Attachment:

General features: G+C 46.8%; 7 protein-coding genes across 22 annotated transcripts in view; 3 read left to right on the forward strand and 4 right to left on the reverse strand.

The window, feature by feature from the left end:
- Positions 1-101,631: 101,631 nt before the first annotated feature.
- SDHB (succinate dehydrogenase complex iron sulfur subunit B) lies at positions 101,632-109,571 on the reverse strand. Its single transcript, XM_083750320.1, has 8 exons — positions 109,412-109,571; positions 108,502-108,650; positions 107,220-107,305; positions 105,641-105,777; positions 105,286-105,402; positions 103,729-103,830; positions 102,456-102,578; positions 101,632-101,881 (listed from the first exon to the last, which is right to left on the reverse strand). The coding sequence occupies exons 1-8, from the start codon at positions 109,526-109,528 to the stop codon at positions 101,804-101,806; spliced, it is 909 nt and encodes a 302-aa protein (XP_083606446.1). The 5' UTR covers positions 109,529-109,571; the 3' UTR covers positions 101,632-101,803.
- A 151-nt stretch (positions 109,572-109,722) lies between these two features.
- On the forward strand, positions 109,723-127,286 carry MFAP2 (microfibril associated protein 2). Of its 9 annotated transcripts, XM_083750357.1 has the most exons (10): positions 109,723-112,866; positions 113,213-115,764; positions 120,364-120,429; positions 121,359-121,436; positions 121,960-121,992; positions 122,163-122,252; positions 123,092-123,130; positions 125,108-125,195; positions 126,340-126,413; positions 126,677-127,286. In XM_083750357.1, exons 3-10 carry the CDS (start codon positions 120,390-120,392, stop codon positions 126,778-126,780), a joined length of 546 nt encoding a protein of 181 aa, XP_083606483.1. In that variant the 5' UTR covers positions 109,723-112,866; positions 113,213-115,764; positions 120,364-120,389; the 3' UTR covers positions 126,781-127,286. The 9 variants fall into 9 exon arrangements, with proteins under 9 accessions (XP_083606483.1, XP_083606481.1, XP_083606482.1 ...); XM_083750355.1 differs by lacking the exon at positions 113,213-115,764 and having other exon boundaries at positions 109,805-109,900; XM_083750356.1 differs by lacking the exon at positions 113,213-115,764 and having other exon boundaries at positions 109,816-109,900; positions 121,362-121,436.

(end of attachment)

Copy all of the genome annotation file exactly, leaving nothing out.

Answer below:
General features: G+C 46.8%; 7 protein-coding genes across 22 annotated transcripts in view; 3 read left to right on the forward strand and 4 right to left on the reverse strand.

The window, feature by feature from the left end:
- Positions 1-101,631: 101,631 nt before the first annotated feature.
- SDHB (succinate dehydrogenase complex iron sulfur subunit B) lies at positions 101,632-109,571 on the reverse strand. Its single transcript, XM_083750320.1, has 8 exons — positions 109,412-109,571; positions 108,502-108,650; positions 107,220-107,305; positions 105,641-105,777; positions 105,286-105,402; positions 103,729-103,830; positions 102,456-102,578; positions 101,632-101,881 (listed from the first exon to the last, which is right to left on the reverse strand). The coding sequence occupies exons 1-8, from the start codon at positions 109,526-109,528 to the stop codon at positions 101,804-101,806; spliced, it is 909 nt and encodes a 302-aa protein (XP_083606446.1). The 5' UTR covers positions 109,529-109,571; the 3' UTR covers positions 101,632-101,803.
- A 151-nt stretch (positions 109,572-109,722) lies between these two features.
- On the forward strand, positions 109,723-127,286 carry MFAP2 (microfibril associated protein 2). Of its 9 annotated transcripts, XM_083750357.1 has the most exons (10): positions 109,723-112,866; positions 113,213-115,764; positions 120,364-120,429; positions 121,359-121,436; positions 121,960-121,992; positions 122,163-122,252; positions 123,092-123,130; positions 125,108-125,195; positions 126,340-126,413; positions 126,677-127,286. In XM_083750357.1, exons 3-10 carry the CDS (start codon positions 120,390-120,392, stop codon positions 126,778-126,780), a joined length of 546 nt encoding a protein of 181 aa, XP_083606483.1. In that variant the 5' UTR covers positions 109,723-112,866; positions 113,213-115,764; positions 120,364-120,389; the 3' UTR covers positions 126,781-127,286. The 9 variants fall into 9 exon arrangements, with proteins under 9 accessions (XP_083606483.1, XP_083606481.1, XP_083606482.1 ...); XM_083750355.1 differs by lacking the exon at positions 113,213-115,764 and having other exon boundaries at positions 109,805-109,900; XM_083750356.1 differs by lacking the exon at positions 113,213-115,764 and having other exon boundaries at positions 109,816-109,900; positions 121,362-121,436.